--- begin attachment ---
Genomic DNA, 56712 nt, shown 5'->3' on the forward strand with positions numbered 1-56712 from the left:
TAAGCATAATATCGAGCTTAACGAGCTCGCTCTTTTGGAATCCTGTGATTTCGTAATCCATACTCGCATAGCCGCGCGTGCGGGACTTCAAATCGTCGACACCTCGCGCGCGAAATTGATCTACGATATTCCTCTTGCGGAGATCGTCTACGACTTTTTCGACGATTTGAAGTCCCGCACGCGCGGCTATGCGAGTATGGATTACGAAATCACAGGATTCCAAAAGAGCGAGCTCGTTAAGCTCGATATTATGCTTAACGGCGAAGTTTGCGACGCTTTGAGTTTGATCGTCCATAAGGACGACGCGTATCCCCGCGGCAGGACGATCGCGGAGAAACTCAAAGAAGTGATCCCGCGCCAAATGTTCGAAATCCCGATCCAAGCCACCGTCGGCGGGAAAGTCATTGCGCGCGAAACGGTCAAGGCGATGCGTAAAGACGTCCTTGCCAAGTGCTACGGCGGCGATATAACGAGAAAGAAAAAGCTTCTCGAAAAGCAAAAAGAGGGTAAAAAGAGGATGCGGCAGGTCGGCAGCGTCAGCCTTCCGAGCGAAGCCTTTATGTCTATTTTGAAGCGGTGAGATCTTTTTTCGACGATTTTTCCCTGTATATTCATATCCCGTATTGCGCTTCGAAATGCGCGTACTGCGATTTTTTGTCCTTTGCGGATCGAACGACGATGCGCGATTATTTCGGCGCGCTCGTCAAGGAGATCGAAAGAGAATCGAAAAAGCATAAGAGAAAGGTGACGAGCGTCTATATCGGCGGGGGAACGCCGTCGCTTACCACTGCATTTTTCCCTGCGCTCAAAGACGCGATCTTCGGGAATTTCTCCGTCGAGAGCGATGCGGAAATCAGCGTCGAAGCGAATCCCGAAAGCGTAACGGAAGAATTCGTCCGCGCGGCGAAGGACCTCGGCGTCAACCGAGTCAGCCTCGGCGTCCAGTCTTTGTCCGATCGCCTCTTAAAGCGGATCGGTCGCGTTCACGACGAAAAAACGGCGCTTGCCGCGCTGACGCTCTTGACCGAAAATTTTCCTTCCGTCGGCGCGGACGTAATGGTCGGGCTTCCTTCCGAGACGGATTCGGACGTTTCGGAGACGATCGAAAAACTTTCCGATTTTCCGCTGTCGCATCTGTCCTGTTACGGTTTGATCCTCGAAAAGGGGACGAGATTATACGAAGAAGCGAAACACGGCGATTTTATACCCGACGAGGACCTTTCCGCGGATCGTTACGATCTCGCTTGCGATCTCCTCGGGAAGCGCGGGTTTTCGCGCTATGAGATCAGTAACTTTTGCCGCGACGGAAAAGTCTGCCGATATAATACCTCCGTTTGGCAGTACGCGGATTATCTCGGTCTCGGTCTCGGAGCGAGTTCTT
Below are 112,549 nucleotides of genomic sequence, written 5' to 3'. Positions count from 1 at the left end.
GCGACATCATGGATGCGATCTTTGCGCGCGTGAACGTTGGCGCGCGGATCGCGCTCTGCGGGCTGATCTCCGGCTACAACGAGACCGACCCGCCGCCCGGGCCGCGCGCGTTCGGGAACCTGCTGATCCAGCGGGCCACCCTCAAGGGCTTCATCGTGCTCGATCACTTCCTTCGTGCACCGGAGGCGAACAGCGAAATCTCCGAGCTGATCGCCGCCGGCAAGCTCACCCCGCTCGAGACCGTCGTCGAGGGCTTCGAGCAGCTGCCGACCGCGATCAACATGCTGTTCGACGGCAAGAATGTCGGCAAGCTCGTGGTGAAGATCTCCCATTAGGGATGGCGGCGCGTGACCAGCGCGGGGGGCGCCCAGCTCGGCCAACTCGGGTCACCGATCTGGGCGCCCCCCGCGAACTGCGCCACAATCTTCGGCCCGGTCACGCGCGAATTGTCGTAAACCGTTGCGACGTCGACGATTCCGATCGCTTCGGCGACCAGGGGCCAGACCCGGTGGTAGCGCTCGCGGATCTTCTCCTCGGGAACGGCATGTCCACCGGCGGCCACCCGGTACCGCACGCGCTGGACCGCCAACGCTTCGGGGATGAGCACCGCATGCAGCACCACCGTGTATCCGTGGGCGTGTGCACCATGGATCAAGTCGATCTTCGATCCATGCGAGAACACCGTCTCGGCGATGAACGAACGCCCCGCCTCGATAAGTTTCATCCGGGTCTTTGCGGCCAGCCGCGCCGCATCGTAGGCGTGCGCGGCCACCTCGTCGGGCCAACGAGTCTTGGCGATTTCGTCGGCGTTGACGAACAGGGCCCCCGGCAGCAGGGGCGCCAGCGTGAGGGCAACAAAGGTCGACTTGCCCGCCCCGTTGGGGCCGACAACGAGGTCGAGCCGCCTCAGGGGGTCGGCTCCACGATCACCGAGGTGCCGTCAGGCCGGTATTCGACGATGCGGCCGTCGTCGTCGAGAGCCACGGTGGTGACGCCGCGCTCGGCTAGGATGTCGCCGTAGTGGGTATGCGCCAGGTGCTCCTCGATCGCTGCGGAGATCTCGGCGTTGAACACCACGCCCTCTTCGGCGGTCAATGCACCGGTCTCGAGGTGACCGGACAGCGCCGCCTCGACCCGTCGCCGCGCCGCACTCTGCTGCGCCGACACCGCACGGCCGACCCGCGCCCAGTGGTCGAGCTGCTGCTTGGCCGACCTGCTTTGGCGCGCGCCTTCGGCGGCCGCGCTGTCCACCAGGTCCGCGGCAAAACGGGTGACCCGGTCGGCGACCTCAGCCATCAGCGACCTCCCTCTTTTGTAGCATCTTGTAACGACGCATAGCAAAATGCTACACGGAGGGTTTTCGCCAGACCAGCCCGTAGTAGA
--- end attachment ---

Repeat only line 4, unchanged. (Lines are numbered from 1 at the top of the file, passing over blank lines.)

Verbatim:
GCGACATCATGGATGCGATCTTTGCGCGCGTGAACGTTGGCGCGCGGATCGCGCTCTGCGGGCTGATCTCCGGCTACAACGAGACCGACCCGCCGCCCGGGCCGCGCGCGTTCGGGAACCTGCTGATCCAGCGGGCCACCCTCAAGGGCTTCATCGTGCTCGATCACTTCCTTCGTGCACCGGAGGCGAACAGCGAAATCTCCGAGCTGATCGCCGCCGGCAAGCTCACCCCGCTCGAGACCGTCGTCGAGGGCTTCGAGCAGCTGCCGACCGCGATCAACATGCTGTTCGACGGCAAGAATGTCGGCAAGCTCGTGGTGAAGATCTCCCATTAGGGATGGCGGCGCGTGACCAGCGCGGGGGGCGCCCAGCTCGGCCAACTCGGGTCACCGATCTGGGCGCCCCCCGCGAACTGCGCCACAATCTTCGGCCCGGTCACGCGCGAATTGTCGTAAACCGTTGCGACGTCGACGATTCCGATCGCTTCGGCGACCAGGGGCCAGACCCGGTGGTAGCGCTCGCGGATCTTCTCCTCGGGAACGGCATGTCCACCGGCGGCCACCCGGTACCGCACGCGCTGGACCGCCAACGCTTCGGGGATGAGCACCGCATGCAGCACCACCGTGTATCCGTGGGCGTGTGCACCATGGATCAAGTCGATCTTCGATCCATGCGAGAACACCGTCTCGGCGATGAACGAACGCCCCGCCTCGATAAGTTTCATCCGGGTCTTTGCGGCCAGCCGCGCCGCATCGTAGGCGTGCGCGGCCACCTCGTCGGGCCAACGAGTCTTGGCGATTTCGTCGGCGTTGACGAACAGGGCCCCCGGCAGCAGGGGCGCCAGCGTGAGGGCAACAAAGGTCGACTTGCCCGCCCCGTTGGGGCCGACAACGAGGTCGAGCCGCCTCAGGGGGTCGGCTCCACGATCACCGAGGTGCCGTCAGGCCGGTATTCGACGATGCGGCCGTCGTCGTCGAGAGCCACGGTGGTGACGCCGCGCTCGGCTAGGATGTCGCCGTAGTGGGTATGCGCCAGGTGCTCCTCGATCGCTGCGGAGATCTCGGCGTTGAACACCACGCCCTCTTCGGCGGTCAATGCACCGGTCTCGAGGTGACCGGACAGCGCCGCCTCGACCCGTCGCCGCGCCGCACTCTGCTGCGCCGACACCGCACGGCCGACCCGCGCCCAGTGGTCGAGCTGCTGCTTGGCCGACCTGCTTTGGCGCGCGCCTTCGGCGGCCGCGCTGTCCACCAGGTCCGCGGCAAAACGGGTGACCCGGTCGGCGACCTCAGCCATCAGCGACCTCCCTCTTTTGTAGCATCTTGTAACGACGCATAGCAAAATGCTACACGGAGGGTTTTCGCCAGACCAGCCCGTAGTAGA